ENDICOTT, N.Y. -- There's a sweet poetry to how John Daddino and Jesse Montalto wrapped up their varsity careers. After the ugliness of the loss clears, the truth is it ended exactly the way it should: one relieving the other.
It was Montalto who came in to help out Daddino in the fourth inning of Carey's 7-0 loss to Victor Saturday. After, it was those two same boys, hard-throwing pitchers with ERAs under 2, standing next to a cooler, handing each other bags of ice. And finally, when most of their teammates had headed for the shelter of the charter bus, it was Daddino slipping two pain relievers into Montalto's hand. Though the loss may smart, there was no reason his arm had to.
Here is Daddino: football player big, intimidating on the mound, with in-your-face stuff. And Montalto: wiry, maybe a buck-thirty, considers himself a control pitcher despite his ever-increasing velocity.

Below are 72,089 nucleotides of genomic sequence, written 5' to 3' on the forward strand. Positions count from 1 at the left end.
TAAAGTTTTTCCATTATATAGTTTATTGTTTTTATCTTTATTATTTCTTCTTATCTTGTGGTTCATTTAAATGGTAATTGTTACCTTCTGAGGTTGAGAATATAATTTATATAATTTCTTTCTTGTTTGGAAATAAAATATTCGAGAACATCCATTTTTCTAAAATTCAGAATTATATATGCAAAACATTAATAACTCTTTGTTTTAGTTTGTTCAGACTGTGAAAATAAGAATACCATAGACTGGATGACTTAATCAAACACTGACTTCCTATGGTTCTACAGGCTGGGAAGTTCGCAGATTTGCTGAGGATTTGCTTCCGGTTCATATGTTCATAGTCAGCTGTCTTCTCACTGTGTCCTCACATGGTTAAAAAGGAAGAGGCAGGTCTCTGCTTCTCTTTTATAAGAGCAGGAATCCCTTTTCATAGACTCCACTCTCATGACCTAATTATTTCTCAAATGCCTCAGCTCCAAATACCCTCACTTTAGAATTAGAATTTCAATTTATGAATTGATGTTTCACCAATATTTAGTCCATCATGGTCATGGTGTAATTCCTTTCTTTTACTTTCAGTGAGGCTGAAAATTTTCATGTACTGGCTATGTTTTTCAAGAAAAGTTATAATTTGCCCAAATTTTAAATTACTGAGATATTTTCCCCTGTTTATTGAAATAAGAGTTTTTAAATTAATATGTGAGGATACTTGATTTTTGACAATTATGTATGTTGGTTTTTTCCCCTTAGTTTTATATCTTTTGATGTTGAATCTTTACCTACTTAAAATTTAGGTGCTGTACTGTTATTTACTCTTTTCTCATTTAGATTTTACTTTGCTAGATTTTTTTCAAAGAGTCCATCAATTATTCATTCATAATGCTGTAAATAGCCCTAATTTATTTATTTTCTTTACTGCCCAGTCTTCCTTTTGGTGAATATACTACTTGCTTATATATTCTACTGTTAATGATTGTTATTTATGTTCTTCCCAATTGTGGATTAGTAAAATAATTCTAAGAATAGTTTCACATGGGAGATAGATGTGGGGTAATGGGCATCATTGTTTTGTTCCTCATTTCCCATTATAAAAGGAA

In practice, they established a two-man club geared toward their specialty -- namely, throwing the ball and throwing it well, coach Marc Hedquist said. "They do sprints, they do their workout," he said. "They're kind of off to the side from us."
It started last summer, when Montalto joined Daddino's travel league, the Mizuno Tigers. The two bonded easily and Montalto progressed rapidly. His fastball climbed from the mid-80s to now topping out at 90. The result was that Carey had two aces, neither of whom seemed to mind deferring to the other.
"You could call him the ace, you could call me the ace," Montalto said. "I'll have him in front of me. He can have the headline."
As nice as it is, Montalto and Daddino are going their separate ways in September: Montalto to Fairleigh Dickinson and Daddino to Iona. They're already nostalgic.
"Me and him, we're a good combo," Daddino said. "You don't find that a lot."
A bittersweet separation for the brothers in arms.